New York’s economy is in dire straits

Albany. A preliminary economic impact assessment forecasts pre-COVID-19 economic recovery by first quarter of 2023.

| 28 Apr 2020 | 08:14

A preliminary economic impact assessment compiled by Boston Consulting Group at the request of New York State suggests the total impact on New York's economy will be $243 billion over the course of the full recovery relative to pre-COVID-19 economic levels, which is equivalent to approximately 14 percent of New York's 2019 gross domestic product (GDP), or the value of economic activity.

Additionally, there is a $202 billion loss relative to pre-COVID-19 GDP growth trends, bringing the total loss to $445 billion.

This impact is greater than the Sept. 11 terrorist attacks or the 2008 Great Recession which caused an economic impact equivalent to -2 percent and -10 percent of real GDP respectively, according to the report.

Based on this analysis, the economy would recover to the “pre-COVID-19” level in first quarter of 2023, the report said. Its analysis already accounts for the positive economic effects of new federal aid for unemployment insurance and economic impact payments, suggesting significant funding gaps are likely to remain despite CARES Act.

Both the degree of impact and recovery paths vary by industry. However, the report said, the impact is widespread, affecting most industries and all New York regions.

The report stressed the analysis is based on several key assumptions. The actual impact could be even more severe, including:

• Short-term impacts. The economy has been deteriorating rapidly, and the pace of deterioration could continue to exceed expectations

• Timing of restart. Analysis assumes restart at the beginning of Q3 2020, which depends on continued success fighting the epidemic and putting in place the conditions which would allow a safe restart minimizing the risk of resurgence

• Pace of restart. Significant uncertainty remains about how quickly certain industries, geographies and population segments will return to normal activity

• Additional epidemic waves. Additional waves (or resurgence due to premature restart) could require re-introduction of health measures interrupting recovery

• Tax structure. Analysis assumes no change to current taxes. However, tax policy decisions could delay the pace and extend the duration of the recovery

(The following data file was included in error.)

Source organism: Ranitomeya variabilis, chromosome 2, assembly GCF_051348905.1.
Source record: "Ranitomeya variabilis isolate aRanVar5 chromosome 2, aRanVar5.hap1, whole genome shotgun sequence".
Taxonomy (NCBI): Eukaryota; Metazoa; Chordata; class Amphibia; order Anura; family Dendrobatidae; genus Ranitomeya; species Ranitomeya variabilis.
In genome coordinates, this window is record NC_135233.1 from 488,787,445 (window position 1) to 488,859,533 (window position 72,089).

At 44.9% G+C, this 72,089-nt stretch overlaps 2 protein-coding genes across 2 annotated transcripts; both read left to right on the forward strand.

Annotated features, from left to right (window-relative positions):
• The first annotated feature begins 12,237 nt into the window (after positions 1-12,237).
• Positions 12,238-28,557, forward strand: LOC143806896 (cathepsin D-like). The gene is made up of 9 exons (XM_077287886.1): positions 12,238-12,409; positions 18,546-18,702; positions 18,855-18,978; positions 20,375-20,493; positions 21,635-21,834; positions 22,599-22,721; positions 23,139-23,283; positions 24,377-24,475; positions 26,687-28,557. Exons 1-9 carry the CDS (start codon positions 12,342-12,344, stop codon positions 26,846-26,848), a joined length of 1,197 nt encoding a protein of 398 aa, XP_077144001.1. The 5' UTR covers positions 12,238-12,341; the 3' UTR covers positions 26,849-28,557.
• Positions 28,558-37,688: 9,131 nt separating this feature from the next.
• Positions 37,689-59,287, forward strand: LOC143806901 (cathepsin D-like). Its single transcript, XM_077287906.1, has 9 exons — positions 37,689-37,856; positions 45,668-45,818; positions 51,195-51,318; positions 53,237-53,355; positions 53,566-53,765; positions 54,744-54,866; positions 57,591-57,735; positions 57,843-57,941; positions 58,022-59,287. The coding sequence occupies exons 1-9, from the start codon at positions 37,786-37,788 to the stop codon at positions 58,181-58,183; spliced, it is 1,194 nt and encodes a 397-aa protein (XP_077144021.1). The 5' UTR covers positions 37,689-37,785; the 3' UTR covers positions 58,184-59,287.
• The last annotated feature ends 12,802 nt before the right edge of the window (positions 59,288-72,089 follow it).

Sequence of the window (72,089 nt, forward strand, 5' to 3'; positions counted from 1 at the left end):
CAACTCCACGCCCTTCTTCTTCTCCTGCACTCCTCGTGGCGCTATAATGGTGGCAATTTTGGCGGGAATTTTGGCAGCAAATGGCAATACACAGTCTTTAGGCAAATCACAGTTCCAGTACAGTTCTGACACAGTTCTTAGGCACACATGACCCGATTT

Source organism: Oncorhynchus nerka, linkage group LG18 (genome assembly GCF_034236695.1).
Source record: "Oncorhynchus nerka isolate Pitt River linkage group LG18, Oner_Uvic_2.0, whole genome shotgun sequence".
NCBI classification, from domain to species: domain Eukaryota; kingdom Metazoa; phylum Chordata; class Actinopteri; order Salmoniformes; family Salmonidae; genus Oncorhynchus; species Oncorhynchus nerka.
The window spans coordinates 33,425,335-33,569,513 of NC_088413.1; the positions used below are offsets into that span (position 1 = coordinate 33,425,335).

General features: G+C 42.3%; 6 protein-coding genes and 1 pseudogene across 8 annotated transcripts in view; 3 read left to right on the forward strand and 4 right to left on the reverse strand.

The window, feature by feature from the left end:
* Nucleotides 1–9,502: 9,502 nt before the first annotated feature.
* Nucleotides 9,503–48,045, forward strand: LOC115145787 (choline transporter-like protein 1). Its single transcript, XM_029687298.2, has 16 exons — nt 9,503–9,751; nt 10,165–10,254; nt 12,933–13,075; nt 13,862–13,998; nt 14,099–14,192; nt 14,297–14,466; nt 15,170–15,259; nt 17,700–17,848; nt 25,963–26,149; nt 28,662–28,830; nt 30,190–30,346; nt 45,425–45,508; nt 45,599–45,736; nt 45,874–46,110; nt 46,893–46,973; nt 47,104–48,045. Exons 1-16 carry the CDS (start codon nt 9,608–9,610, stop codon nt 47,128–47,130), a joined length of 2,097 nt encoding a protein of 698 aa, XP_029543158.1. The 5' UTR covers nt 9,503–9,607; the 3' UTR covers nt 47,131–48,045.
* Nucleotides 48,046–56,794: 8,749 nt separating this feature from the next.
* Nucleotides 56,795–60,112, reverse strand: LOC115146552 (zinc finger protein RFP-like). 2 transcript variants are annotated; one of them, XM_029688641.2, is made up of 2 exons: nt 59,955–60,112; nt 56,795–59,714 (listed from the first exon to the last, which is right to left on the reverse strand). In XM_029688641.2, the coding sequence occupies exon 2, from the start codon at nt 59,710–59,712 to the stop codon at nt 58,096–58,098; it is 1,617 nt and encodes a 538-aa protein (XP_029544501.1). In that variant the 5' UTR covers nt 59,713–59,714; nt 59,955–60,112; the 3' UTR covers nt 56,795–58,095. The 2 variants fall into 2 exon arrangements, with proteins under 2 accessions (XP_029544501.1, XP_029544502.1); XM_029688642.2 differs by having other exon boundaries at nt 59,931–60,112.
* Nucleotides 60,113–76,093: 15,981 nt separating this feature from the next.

Additionally, according to the report, New York’s revenues are projected to decline by $13.3 billion from the Division of the Budget's February forecast. Year-over-year “All Funds” tax receipts declined by 8.9 percent or $7.4 billion.

As part of this, the report noted:

• To date, New York has not received any funding to offset the revenue shortfall. In the absence of additional revenue, significant reductions in spending will be needed (e.g., 84 percent of “All Funds” taxes - excludes miscellaneous receipts, gaming, and federal funds - is from sales and personal income taxes, which face steep declines)

• New York will need financial support from the federal government above and beyond the funding allocated to date. Funding made available, so far, helps mitigate certain impacts, but leaves significant gaps.

• Where possible, analysis already accounts for the positive economic effects of some federal funding (unemployment insurance, economic impact payments).

• Most funding is aimed at avoiding damage vs. recovering from damage to date.

• In some cases, federal funding being allocated is based on existing formulas and not distributed based on COVID-19 impact/economic need.

The report said the health of the New York economy is tied to the health of the entire country and has been hit harder by COVD-19 than any other state, with 31 percent of all nationwide cases in New York, and 37 percent of deaths nationwide.

While nationwide social distancing policies have begun to reduce the rate of infections, hospitalizations, and deaths, the report noted there’s been “significant economic harm.”

To estimate the total harm to New York's economy, the report analyzed the impact to date on New York industries, and potential rates of recovery. It included the impact based on sources including unemployment claims and credit card sales, with additional analysis performed for key New York industries.

As examples:

• New York unemployment has risen by 2,104 percent and credit card sales have gone down by 20 percent

• Forecasts say tax revenue could decline by $13.3 billion in SFY 2021 compared to the Division of the Budget's February forecast, and $61 billion for SFY's 2021-2024

For modeling purposes, the report said the "restart date" for the New York economy is currently assumed to be in early Q3 2020 – consistent with latest modeling assumptions – although for specific industries, the start date could be sooner or later as public health data permits.

The report looked at the shape of recovery for the accommodation and food, finance and insurance, construction, health care and social assistance and transportation industries, informed by performance in past recessions and estimated total reduction in New York GDP, analyzing interaction effects between industries and regions.